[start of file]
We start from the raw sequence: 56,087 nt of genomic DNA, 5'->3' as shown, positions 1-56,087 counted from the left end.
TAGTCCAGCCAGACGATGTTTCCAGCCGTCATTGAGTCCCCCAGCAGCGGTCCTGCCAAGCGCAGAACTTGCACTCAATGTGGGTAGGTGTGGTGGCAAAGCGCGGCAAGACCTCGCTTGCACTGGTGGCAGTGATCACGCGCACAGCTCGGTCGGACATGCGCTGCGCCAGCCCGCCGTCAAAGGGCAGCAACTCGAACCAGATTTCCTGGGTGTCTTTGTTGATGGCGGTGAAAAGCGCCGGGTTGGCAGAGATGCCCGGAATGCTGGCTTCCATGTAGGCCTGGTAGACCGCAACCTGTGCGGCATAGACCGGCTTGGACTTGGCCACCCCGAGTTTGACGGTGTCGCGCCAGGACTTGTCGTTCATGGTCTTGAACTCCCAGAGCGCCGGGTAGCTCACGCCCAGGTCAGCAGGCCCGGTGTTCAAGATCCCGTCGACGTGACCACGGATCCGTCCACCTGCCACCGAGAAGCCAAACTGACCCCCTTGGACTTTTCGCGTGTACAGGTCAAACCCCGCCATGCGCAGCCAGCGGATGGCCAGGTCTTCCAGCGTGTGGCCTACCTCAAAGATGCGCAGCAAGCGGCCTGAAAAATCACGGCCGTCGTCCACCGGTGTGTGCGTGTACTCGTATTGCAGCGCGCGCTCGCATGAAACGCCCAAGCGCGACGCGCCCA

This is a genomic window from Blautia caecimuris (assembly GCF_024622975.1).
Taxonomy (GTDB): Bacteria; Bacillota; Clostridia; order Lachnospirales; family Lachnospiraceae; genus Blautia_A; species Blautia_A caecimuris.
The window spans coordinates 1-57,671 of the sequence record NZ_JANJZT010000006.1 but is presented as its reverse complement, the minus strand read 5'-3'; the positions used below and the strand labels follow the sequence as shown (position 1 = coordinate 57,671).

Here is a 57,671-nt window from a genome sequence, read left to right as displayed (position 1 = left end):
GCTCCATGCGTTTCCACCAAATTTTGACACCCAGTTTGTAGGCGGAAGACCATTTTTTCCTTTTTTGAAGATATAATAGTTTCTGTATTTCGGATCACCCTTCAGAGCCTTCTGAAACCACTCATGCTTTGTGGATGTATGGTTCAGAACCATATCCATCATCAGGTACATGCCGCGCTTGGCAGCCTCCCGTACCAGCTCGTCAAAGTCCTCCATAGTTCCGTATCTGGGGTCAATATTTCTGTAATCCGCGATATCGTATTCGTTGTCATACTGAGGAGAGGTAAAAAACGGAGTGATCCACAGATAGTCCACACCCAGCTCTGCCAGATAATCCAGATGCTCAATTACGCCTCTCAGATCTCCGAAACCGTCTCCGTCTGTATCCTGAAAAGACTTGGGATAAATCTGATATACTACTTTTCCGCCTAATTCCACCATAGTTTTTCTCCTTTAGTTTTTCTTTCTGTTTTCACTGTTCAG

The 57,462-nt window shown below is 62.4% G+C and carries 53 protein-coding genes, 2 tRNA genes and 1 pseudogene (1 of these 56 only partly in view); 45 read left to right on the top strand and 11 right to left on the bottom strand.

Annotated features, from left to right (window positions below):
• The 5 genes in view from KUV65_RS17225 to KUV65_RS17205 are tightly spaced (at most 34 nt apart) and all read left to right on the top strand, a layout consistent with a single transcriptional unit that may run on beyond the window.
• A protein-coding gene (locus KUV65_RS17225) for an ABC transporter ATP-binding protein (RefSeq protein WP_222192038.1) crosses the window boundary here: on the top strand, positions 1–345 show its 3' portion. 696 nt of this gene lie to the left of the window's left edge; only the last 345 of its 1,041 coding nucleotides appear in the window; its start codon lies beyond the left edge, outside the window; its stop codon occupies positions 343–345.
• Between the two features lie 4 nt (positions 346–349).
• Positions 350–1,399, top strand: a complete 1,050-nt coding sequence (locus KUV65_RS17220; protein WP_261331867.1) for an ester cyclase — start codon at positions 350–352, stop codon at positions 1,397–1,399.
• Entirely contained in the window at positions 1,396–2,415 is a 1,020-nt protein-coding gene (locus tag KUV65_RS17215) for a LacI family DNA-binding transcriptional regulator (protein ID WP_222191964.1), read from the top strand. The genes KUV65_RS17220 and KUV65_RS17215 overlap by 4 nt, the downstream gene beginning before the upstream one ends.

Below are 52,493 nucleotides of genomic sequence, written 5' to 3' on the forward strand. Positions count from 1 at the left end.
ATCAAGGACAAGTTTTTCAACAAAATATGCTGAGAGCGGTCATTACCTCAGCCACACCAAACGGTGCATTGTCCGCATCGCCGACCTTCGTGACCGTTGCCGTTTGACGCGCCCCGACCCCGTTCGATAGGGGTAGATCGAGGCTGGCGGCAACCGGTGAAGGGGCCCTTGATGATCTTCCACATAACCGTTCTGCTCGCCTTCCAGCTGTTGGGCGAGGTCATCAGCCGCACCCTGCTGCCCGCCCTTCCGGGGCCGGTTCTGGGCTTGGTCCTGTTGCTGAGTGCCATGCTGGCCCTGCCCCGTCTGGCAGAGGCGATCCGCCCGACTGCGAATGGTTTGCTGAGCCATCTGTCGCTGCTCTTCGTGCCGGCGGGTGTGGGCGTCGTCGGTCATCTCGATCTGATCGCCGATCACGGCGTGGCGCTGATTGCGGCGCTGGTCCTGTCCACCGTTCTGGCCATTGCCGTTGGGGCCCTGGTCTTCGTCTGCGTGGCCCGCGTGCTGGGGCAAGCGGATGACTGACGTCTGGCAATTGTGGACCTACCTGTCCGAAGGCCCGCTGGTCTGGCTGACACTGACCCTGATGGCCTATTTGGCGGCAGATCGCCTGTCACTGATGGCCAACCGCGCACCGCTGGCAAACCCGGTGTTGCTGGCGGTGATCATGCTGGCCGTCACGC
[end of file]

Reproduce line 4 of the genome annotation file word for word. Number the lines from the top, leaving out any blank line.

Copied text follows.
Taxonomy (GTDB): Bacteria; Bacillota; Clostridia; order Lachnospirales; family Lachnospiraceae; genus Blautia_A; species Blautia_A caecimuris.